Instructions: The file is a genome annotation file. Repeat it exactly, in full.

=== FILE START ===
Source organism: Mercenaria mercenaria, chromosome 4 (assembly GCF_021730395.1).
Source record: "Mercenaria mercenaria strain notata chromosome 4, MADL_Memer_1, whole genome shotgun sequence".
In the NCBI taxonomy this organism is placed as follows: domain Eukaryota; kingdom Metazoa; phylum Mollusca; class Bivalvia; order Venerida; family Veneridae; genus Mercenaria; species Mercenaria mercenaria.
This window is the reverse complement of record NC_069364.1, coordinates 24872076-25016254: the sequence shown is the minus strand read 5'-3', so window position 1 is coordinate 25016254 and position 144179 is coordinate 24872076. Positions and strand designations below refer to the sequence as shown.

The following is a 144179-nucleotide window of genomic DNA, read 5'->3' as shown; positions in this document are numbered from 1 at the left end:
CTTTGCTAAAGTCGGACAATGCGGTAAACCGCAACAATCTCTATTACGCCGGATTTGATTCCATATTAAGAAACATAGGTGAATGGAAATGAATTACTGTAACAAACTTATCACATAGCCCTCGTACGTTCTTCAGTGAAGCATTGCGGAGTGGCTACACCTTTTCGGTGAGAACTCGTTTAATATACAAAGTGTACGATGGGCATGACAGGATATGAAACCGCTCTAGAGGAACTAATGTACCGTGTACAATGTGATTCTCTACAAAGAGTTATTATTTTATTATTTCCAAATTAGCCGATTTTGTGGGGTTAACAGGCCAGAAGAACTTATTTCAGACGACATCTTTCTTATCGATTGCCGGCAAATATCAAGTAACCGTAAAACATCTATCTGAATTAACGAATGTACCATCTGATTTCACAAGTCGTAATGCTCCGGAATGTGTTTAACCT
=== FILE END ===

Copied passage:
Source organism: Mercenaria mercenaria, chromosome 4 (assembly GCF_021730395.1).
Source record: "Mercenaria mercenaria strain notata chromosome 4, MADL_Memer_1, whole genome shotgun sequence".
In the NCBI taxonomy this organism is placed as follows: domain Eukaryota; kingdom Metazoa; phylum Mollusca; class Bivalvia; order Venerida; family Veneridae; genus Mercenaria; species Mercenaria mercenaria.
This window is the reverse complement of record NC_069364.1, coordinates 24872076-25016254: the sequence shown is the minus strand read 5'-3', so window position 1 is coordinate 25016254 and position 144179 is coordinate 24872076. Positions and strand designations below refer to the sequence as shown.

The following is a 144179-nucleotide window of genomic DNA, read 5'->3' as shown; positions in this document are numbered from 1 at the left end:
CTTTGCTAAAGTCGGACAATGCGGTAAACCGCAACAATCTCTATTACGCCGGATTTGATTCCATATTAAGAAACATAGGTGAATGGAAATGAATTACTGTAACAAACTTATCACATAGCCCTCGTACGTTCTTCAGTGAAGCATTGCGGAGTGGCTACACCTTTTCGGTGAGAACTCGTTTAATATACAAAGTGTACGATGGGCATGACAGGATATGAAACCGCTCTAGAGGAACTAATGTACCGTGTACAATGTGATTCTCTACAAAGAGTTATTATTTTATTATTTCCAAATTAGCCGATTTTGTGGGGTTAACAGGCCAGAAGAACTTATTTCAGACGACATCTTTCTTATCGATTGCCGGCAAATATCAAGTAACCGTAAAACATCTATCTGAATTAACGAATGTACCATCTGATTTCACAAGTCGTAATGCTCCGGAATGTGTTTAACCT